SPACE.com 16 Apr 2018, 13:42 UTC A gravitational wave detector that's 2.5 miles long isn't cool. You know what's cool? A 25-mile-long gravitational wave detector. That's the upshot of a series of talks given here Saturday (April 14) at the April meeting of the American Physical Society. The next generation of gravitational wave detectors will peer right up to the outer edge of the observable universe, looking for ripples in the very fabric of space-time, which Einstein predicted would occur when massive objects like black holes collide. But there are still some significant challenges standing in the way of their construction, presenters told the audience.
Scientific American 16 Apr 2018, 11:00 UTC Almost all space missions launched so far by our civilization have been based on chemical propulsion. The fundamental limitation here is easy to understand: a rocket is pushed forward by ejecting burnt fuel gases backwards through its exhaust. The characteristic composition and temperature of the burnt fuel set the exhaust speed to a typical value of a few kilometers per second. Momentum conservation implies that the terminal speed of the rocket is given by this exhaust speed times the natural logarithm of the ratio between the initial and final mass of the rocket.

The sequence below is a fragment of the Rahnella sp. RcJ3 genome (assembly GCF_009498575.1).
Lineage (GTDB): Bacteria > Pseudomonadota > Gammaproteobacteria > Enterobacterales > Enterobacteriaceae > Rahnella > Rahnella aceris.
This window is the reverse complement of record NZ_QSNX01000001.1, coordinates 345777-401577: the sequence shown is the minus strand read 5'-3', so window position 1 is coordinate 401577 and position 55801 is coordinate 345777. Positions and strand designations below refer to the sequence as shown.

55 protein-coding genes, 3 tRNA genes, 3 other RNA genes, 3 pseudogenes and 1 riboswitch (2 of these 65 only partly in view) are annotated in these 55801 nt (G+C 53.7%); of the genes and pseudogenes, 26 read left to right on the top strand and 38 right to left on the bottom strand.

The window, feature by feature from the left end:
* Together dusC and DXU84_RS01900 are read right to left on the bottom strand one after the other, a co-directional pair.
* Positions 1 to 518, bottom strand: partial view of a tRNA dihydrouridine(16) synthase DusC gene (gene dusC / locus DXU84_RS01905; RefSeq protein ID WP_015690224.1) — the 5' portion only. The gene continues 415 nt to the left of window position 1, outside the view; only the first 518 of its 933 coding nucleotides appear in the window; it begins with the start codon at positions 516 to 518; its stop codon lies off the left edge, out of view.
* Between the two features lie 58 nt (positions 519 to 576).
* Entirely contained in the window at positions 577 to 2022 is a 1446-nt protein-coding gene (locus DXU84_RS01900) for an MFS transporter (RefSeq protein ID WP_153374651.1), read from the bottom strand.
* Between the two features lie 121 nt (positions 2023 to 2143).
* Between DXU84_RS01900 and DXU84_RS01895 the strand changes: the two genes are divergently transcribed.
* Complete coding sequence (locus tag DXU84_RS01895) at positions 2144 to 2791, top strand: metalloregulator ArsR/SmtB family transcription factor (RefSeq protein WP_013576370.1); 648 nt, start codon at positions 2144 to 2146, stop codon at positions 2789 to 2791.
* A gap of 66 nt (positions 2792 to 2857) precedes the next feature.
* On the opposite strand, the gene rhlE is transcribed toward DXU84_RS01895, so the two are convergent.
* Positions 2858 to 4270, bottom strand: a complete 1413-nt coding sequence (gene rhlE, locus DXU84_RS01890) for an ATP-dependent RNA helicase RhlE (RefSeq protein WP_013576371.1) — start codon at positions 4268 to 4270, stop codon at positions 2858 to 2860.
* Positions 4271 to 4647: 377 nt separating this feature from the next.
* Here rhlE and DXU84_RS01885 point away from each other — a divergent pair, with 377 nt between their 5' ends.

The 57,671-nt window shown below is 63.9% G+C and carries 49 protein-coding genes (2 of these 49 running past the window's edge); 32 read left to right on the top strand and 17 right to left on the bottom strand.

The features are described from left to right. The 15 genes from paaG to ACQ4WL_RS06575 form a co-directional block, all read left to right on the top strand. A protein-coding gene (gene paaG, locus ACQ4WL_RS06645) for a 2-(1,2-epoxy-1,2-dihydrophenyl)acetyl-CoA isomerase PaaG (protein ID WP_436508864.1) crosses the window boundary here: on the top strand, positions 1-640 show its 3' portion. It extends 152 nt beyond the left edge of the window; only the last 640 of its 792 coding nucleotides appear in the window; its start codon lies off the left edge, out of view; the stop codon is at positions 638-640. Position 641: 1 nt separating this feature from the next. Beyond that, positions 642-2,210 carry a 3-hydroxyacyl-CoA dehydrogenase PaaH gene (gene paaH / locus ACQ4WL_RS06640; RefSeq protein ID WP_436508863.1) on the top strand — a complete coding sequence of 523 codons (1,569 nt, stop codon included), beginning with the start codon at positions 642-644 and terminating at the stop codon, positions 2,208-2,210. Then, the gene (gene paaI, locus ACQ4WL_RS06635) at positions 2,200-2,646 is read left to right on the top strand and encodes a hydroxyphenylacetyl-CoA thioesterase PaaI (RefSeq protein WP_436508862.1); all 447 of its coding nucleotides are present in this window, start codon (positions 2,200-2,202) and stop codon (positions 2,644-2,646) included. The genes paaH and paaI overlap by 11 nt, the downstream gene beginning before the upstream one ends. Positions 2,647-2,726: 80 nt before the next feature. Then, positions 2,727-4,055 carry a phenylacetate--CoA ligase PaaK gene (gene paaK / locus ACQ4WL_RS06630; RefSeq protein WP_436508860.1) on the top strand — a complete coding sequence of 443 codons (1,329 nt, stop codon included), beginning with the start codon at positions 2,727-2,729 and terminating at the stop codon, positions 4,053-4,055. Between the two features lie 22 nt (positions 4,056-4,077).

In the Dark 16 Apr 2018, 10:59 UTC Just before Easter (and, perhaps more significantly, just before April Fool’s Day) a paper by van Dokkum et al. was published in Nature with the title A Galaxy Lacking Dark Matter. As is often the case with scientific publications presented in Nature, the press machine kicked into action and stories about this mysterious galaxy appeared in print and online all round the world. So what was the result?
AmericaSpace 15 Apr 2018, 16:33 UTC Had the cruelty of fate not intervened, almost a half-century ago, this month, the fifth and sixth humans ever to set foot on another world would twice have walked on the dusty surface of the Moon. Following their launch aboard Apollo 13, and a four-day voyage across 240,000 miles (370,000 km) of cislunar space, on 16 April 1970 Apollo 13 Commander Jim Lovell and Lunar Module Pilot (LMP) Fred Haise would have boarded the Lunar Module (LM) Aquarius and accomplished humanity’s third piloted landing on our closest celestial neighbor. If near-disaster had not radically altered their mission, Lovell and Haise would have performed two Extravehicular Activities (EVAs) at a place called Fra Mauro, becoming the first Apollo astronauts to explore a hilly upland lunar site. “It was driven by confidence in the LM capability and steerage,” Haise told the NASA Oral History Project of the site selection, years later, “but also, if you’re going to properly sample the Moon…you had to become more diverse in…where you went to get a proper sampling.”